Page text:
Another market entry for the hard discounter Mere, part of Svetofor owned by Russian retail group Torgservis. The new store opened in the city of Czestochowa in Poland on July 25.
Fourth European market entry
Svetofor currently operates more than 1,500 stores across Russia, Kazakhstan, Belarus and China. In Europe it opened its first stores under the banner Mere in Romania in 2018, then entered Germany in 2019 and Lithuania in June 2020. Poland marks its fourth market entry in Europe.
In Russia, this is one of the fastest growing retailers. In 2019, it opened around 500 stores. This fast expansion led market leaders X5 and Magnit to launch their own new discount banners in response.
The Mere concept is based on very low prices (20% cheaper on average) and a limited assortment of grocery products (no fresh food). These products are usually sold directly on palettes in a warehouse-like store.
Can Mere succeed in Poland?
Discount is the largest channel in Poland, accounting for 41% of modern grocery retail. The channel is led by Biedronka and Lidl, that are also the two largest grocery retailers in the country.
The two other discounters, Netto and Aldi are much smaller but have strong expansion plans. Netto is looking to complete the acquisition of Tesco Poland by the end of 2020. This will help it reach a store network the size closer to Lidl’s of over 700. Aldi, the smallest of the discounters recently announced its plans to triple its number of stores by 2022 to reach nearly 300.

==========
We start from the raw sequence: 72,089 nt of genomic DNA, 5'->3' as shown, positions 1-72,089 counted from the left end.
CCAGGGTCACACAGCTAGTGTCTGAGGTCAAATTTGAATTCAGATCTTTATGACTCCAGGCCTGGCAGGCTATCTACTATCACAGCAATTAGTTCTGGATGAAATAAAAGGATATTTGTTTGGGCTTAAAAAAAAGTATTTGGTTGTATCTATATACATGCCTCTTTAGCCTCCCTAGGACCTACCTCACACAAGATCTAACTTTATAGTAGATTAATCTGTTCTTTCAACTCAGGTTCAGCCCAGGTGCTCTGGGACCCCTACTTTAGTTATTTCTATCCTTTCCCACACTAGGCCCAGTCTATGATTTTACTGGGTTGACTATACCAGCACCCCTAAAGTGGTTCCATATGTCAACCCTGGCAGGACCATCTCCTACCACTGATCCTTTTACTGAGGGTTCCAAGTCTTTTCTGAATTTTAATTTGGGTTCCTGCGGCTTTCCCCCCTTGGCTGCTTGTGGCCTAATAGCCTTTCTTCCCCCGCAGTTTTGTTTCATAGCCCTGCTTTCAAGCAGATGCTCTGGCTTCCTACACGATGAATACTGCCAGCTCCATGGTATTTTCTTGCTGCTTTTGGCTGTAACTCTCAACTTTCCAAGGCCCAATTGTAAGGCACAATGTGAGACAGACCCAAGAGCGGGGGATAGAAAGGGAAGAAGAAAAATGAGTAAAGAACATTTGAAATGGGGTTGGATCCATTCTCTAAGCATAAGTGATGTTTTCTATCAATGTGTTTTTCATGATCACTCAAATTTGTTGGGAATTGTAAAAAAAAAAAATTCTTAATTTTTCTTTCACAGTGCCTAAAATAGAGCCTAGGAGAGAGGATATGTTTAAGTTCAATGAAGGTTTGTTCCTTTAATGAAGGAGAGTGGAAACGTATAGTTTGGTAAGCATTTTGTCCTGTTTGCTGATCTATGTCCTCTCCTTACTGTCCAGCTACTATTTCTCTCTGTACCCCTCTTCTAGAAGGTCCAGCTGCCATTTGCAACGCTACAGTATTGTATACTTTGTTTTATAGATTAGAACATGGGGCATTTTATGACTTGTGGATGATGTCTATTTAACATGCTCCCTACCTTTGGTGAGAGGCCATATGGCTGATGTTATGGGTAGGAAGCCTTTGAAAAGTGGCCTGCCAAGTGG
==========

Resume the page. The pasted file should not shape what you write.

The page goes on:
Several challenges Mere could face in Poland:
- Strong and competitive channel: the channel is growing and is becoming increasingly saturated due to its expansion pace. The current operators are expected to accelerate their developments in terms of prices (focus on low prices), assortment (catering for the main shop) and services (ecommerce and click and collect) to better serve shoppers and align with their latest expectations
- No brand recognition: the discounter and its products have a non-existent brand recognition in the country. Mere does not invest in Marketing making the increase of the brand awareness even more difficult
In addition, Mere seems to struggle to expand its network of stores rapidly to reach a critical size in the other markets where it entered. Looking at the challenges it will face in Poland, plus the learnings from other markets, we do not expect Mere to become a strong competitor for the established retailers in Poland.
Despite the hard discount model not expected to make a comeback, the discount channel is changing. Most discounters are moving back to a price-focused communication following years of value-orientated messages. The emphasis on low prices can be seen at a growing number of retailers across Europe and is expected to grow in the coming months.